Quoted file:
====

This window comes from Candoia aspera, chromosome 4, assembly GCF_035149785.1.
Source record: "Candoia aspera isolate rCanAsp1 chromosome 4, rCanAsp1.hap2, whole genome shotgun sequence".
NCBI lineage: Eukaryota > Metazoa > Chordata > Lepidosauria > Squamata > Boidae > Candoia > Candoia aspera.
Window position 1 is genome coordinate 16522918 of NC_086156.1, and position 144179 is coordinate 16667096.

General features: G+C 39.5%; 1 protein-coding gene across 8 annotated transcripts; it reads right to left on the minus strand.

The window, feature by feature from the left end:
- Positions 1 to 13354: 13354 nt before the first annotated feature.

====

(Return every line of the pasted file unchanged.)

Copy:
This window comes from Candoia aspera, chromosome 4, assembly GCF_035149785.1.
Source record: "Candoia aspera isolate rCanAsp1 chromosome 4, rCanAsp1.hap2, whole genome shotgun sequence".
NCBI lineage: Eukaryota > Metazoa > Chordata > Lepidosauria > Squamata > Boidae > Candoia > Candoia aspera.
Window position 1 is genome coordinate 16522918 of NC_086156.1, and position 144179 is coordinate 16667096.

General features: G+C 39.5%; 1 protein-coding gene across 8 annotated transcripts; it reads right to left on the minus strand.

The window, feature by feature from the left end:
- Positions 1 to 13354: 13354 nt before the first annotated feature.